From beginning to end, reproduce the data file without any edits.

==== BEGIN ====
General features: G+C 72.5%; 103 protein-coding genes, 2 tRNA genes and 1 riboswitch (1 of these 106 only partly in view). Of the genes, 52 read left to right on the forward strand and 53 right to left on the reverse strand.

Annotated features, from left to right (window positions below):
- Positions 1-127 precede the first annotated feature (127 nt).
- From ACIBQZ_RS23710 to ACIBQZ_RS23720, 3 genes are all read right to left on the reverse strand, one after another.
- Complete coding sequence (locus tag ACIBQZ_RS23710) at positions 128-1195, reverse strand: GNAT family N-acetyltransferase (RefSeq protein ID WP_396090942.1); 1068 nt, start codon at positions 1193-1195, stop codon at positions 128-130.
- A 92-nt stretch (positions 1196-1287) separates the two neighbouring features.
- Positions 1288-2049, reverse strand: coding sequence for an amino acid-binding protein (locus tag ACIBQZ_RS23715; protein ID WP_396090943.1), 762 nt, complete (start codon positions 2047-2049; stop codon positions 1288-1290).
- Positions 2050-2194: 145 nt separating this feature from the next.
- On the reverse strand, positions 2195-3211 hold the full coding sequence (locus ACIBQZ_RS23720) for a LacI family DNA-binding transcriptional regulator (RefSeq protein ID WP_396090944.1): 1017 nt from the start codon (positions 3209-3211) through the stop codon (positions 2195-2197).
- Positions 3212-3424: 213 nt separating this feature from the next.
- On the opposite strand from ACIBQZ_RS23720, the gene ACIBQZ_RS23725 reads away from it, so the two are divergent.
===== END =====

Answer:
General features: G+C 72.5%; 103 protein-coding genes, 2 tRNA genes and 1 riboswitch (1 of these 106 only partly in view). Of the genes, 52 read left to right on the forward strand and 53 right to left on the reverse strand.

Annotated features, from left to right (window positions below):
- Positions 1-127 precede the first annotated feature (127 nt).
- From ACIBQZ_RS23710 to ACIBQZ_RS23720, 3 genes are all read right to left on the reverse strand, one after another.
- Complete coding sequence (locus tag ACIBQZ_RS23710) at positions 128-1195, reverse strand: GNAT family N-acetyltransferase (RefSeq protein ID WP_396090942.1); 1068 nt, start codon at positions 1193-1195, stop codon at positions 128-130.
- A 92-nt stretch (positions 1196-1287) separates the two neighbouring features.
- Positions 1288-2049, reverse strand: coding sequence for an amino acid-binding protein (locus tag ACIBQZ_RS23715; protein ID WP_396090943.1), 762 nt, complete (start codon positions 2047-2049; stop codon positions 1288-1290).
- Positions 2050-2194: 145 nt separating this feature from the next.
- On the reverse strand, positions 2195-3211 hold the full coding sequence (locus ACIBQZ_RS23720) for a LacI family DNA-binding transcriptional regulator (RefSeq protein ID WP_396090944.1): 1017 nt from the start codon (positions 3209-3211) through the stop codon (positions 2195-2197).
- Positions 3212-3424: 213 nt separating this feature from the next.
- On the opposite strand from ACIBQZ_RS23720, the gene ACIBQZ_RS23725 reads away from it, so the two are divergent.